Lucile Hadzihalilovic’s new film will subvert all you thought you knew about procreation, writes Tara Brady
Just when you thought it was safe to go back in the water. Prepare tobe amazed and discombobulated. As Lucile Hadzihalilovic’s transfixing new film Evolution opens (see opposite page), 10-year-old Nicolas (Max Brabant) happens upon a dead body in the waters surrounding the idyllic island where he lives with his mother (Julie-Marie Parmentier from Sheitan and The Snows of Kilimanjaro).
Indeed, their remote seaside community is entirely peopled by women and pre-adolescent boys. The mysterious population all visit the island’s hospital, a facility where the boys are all subjected to medical “treatments”. What exactly is going on here? Why are there no adult males? What is that strange indigo medication that Max receives every day? And can a sympathetic young nurse ( The White Ribbon’s Roxane Duran) allow for Max to escape whatever dread fate awaits him?
Theanswers willsubvert everything you thought you knew about reproduction. Male pregnancy, it soon transpires, is the least weird aspect of Evolution’s science fiction. How on earth does Hadzihalilovic come up with this stuff?
“The first idea was the male pregnancy and the hospital,” says the writer-director. “At the very beginning the movie was more about the hospital and the idea of the mother bringing the boy there. And that horror idea of the boy having something inside his belly. I had forgotten that when I was 10, I went to hospital for an operation. It was the first time in my life when my body was bring touched by adults I didn’t know. And because I had pain in my abdomen there were questions if I was having my period. That seemed very mysterious. I guess that hospital and becom- ing a woman became linked in my mind.”
I wonder – as all viewers will – what kind of conversations she had with her young lead, Max?
“He was not so young – he was 13 years old – when we made the film,” laughs Hadzihalilovic. “I was waiting for his questions. But I think he didn’t care so much about the script. He just wanted the experience of being in the film. The two questions he did ask were: will I have to get real injections? And who is going to play the girl? For him the kiss was the most crucial scene. The other boys all said: ‘Oh, you’re kissing a naked girl.’ I guess it was the first time he was kissing an older girl. And once we were shooting, all our conversations were more about the discipline of how to act with the camera.”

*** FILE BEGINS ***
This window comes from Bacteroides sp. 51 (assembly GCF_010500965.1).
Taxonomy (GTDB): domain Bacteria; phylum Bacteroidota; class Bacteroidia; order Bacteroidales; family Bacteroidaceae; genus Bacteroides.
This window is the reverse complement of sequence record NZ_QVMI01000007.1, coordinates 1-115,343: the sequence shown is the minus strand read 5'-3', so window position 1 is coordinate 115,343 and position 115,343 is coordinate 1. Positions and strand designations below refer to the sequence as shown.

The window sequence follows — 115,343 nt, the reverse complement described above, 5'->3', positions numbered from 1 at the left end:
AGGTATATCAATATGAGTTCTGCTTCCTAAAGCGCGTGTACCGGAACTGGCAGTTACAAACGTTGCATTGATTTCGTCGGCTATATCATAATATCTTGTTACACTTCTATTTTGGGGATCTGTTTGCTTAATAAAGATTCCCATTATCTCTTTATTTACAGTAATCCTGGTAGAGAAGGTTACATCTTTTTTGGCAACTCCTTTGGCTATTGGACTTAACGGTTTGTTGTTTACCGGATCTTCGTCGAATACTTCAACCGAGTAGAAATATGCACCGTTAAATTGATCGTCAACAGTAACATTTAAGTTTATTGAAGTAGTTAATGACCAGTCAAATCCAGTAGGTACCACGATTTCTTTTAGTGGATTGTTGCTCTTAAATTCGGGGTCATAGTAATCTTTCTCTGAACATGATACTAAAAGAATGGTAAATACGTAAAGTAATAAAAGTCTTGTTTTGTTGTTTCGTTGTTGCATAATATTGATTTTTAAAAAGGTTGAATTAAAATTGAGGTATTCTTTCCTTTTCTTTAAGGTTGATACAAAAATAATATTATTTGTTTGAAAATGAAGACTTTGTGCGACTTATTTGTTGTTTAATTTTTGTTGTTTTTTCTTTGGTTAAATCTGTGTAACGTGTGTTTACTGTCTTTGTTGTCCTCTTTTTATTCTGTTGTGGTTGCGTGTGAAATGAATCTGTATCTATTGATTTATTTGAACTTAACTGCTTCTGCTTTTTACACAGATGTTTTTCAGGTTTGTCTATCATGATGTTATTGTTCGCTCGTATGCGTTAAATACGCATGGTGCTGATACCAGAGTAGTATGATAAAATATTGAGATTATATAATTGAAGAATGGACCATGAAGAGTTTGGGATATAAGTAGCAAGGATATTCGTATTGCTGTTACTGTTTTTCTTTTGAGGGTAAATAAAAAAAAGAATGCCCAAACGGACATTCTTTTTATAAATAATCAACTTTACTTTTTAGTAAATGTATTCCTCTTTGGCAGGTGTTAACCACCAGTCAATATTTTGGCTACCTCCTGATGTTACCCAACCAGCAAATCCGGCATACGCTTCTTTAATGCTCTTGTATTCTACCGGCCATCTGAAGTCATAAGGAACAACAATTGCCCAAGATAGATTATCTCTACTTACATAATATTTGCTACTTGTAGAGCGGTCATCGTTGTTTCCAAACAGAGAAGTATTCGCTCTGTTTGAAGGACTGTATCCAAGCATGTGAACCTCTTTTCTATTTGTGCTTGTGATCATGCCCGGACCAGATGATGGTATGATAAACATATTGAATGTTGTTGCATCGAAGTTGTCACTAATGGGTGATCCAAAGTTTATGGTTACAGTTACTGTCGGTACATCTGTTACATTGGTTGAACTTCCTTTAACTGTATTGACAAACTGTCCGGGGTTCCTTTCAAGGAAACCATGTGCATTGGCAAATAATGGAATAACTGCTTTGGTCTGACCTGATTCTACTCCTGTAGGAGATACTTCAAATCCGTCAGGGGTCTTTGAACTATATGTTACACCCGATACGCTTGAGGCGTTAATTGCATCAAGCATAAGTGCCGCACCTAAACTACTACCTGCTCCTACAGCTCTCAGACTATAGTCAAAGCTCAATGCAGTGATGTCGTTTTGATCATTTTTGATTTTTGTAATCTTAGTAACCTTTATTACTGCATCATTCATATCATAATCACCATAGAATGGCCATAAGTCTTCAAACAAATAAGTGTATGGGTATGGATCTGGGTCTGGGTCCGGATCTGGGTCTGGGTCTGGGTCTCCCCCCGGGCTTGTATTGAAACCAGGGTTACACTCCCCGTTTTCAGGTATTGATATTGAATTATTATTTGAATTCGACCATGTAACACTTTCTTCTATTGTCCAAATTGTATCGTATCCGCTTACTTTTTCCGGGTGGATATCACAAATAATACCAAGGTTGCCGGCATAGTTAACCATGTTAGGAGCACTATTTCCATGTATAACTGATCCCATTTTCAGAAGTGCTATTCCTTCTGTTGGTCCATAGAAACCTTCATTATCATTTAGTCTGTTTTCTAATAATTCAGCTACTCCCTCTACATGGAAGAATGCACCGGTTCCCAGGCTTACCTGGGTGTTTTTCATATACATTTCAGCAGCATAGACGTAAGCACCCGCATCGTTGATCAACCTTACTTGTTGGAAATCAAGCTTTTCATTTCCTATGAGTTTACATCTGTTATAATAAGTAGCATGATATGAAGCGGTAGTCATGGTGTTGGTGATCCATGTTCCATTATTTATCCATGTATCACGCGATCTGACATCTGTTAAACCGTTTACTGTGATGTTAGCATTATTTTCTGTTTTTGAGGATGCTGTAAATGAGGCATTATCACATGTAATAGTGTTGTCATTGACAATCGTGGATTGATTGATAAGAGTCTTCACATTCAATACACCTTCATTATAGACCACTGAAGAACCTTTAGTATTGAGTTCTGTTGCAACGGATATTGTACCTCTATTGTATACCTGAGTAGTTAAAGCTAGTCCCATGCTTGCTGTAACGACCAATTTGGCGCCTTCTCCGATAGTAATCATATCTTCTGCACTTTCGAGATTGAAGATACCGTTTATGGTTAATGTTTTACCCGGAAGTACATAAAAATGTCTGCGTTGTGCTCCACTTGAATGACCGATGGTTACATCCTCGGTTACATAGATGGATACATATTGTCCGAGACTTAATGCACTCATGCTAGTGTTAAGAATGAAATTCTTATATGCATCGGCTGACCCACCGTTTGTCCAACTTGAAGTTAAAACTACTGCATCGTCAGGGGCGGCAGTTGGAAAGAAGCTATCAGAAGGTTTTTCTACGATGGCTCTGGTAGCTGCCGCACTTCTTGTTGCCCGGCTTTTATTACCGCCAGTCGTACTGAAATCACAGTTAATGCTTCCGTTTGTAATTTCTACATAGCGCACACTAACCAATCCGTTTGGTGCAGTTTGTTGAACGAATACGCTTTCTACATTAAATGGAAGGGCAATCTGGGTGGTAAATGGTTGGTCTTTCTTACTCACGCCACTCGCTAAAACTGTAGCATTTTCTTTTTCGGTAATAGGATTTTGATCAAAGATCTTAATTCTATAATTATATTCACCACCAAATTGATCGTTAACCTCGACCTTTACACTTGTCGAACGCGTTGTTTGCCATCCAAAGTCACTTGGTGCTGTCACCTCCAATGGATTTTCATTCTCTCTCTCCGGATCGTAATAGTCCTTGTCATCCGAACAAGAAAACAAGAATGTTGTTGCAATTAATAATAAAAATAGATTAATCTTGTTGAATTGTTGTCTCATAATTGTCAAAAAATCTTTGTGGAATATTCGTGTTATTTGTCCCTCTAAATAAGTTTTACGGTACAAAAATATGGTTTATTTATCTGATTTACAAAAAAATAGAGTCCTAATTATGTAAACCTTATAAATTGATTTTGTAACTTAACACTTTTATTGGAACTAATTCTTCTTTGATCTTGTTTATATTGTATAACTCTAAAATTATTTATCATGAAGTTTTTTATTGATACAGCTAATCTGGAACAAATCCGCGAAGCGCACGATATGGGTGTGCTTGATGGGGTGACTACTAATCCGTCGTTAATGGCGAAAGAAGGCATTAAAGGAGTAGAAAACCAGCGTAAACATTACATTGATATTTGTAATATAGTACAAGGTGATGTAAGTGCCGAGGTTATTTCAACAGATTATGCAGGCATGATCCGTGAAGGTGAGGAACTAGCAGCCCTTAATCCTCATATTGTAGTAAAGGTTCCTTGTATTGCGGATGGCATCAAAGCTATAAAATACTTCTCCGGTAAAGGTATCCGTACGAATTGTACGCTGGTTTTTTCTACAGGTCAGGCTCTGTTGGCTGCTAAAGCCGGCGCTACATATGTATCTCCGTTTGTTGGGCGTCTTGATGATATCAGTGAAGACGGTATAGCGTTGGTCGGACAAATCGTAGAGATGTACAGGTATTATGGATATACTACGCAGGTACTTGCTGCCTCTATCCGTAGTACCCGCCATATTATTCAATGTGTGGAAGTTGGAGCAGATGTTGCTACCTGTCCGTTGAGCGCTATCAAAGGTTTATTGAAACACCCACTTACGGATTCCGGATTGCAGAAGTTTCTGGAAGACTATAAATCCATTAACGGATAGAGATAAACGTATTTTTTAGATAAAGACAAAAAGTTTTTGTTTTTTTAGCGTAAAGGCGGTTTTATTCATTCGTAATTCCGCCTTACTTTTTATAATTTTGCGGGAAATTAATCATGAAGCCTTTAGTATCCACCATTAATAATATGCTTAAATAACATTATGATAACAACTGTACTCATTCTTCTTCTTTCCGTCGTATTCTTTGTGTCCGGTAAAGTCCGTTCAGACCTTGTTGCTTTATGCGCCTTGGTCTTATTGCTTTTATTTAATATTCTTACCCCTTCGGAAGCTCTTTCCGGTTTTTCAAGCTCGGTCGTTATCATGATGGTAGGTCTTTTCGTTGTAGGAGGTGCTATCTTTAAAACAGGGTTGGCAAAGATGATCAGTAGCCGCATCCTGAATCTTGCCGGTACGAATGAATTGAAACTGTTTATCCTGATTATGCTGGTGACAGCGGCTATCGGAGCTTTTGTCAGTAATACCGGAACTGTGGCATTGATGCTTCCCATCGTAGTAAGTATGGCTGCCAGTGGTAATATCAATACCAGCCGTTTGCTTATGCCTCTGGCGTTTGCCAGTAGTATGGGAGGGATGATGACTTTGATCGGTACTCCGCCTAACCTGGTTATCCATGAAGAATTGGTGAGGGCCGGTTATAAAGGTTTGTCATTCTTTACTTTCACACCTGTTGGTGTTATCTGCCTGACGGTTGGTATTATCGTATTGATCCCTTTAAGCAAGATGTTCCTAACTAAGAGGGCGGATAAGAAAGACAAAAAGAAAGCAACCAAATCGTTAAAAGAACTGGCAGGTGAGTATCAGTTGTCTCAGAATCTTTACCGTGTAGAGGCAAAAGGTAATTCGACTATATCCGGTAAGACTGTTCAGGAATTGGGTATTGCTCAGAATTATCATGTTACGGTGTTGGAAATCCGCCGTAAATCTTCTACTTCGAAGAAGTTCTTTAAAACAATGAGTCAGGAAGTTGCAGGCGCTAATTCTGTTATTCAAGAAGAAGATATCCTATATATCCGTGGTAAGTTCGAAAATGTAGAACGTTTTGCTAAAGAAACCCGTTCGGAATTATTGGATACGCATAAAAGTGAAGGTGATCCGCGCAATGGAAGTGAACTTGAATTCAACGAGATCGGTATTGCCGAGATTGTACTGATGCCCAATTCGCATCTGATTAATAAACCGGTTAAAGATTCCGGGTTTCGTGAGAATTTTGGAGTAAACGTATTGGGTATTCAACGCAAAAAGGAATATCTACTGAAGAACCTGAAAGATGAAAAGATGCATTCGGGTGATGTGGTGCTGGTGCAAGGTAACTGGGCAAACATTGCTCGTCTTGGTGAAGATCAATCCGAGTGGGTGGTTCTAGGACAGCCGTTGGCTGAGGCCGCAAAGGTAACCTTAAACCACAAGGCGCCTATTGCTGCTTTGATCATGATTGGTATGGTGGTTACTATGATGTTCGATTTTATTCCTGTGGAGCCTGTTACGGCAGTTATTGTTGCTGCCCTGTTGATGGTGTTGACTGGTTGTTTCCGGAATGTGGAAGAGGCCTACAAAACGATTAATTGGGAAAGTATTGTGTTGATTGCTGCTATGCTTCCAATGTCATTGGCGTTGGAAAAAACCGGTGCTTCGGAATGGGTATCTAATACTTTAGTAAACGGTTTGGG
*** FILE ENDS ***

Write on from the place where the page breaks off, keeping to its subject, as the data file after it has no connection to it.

It’s tempting to see Evolution as an inversion of Hadzihalilovic’s equally mesmerising debut feature, Innocence. That film, a loose reworking of FrankWedekind’s novella Mine-Haha, or On the Bodily Education of Young Girls, followed a group of young girls who, arriving in a coffin, were sequesteredin a remote dormitory and trained for sinister, ambiguous future roles. Does Evolution tell us that we raise young men just as callously as we raise young women?
“They are both about the horror of puberty,” nods the filmmaker. “I don’t think that either film has a single interpretation. I liked that the women were the threat in the new movie. But as a child you’re not so concerned about girls and boys. That happens more with maturation. I mainly wanted to find a way to tell a story in images, not like a straight narrative. I don’t want to tell everything. There are already too many films like that. And not all of them are good.”
Hadzihalilovic was born in Lyon in 1961 to Bosnian parents but was raised in Morocco. She studied fine art, then film-making at the Institut des Hautes Études Cinématographiques in Paris. Her graduation film, La Bouche de Jean-Pierre (1996), explored child abuse from the viewpoint of a young girl. This hard-hitting short and Hadzihalilovic’s collaborations with the director (and her domestic partner) Gaspar Noé ensured she was introduced to global audiences as part of the New French Extremism. He was a camera operator on her early shorts; she edited his terrifying 1998 debut, I Stand Alone.
“It’s a compliment, yes?” she says. “We worked on each other’s films but I think our films are very different now.”
In person, the surprisingly jolly Hadzihalilovic doesn’t seem to fit neatly with either New French Extremism or, indeed, with the cerebral, hypnotic innovations of Innocence or Evolution.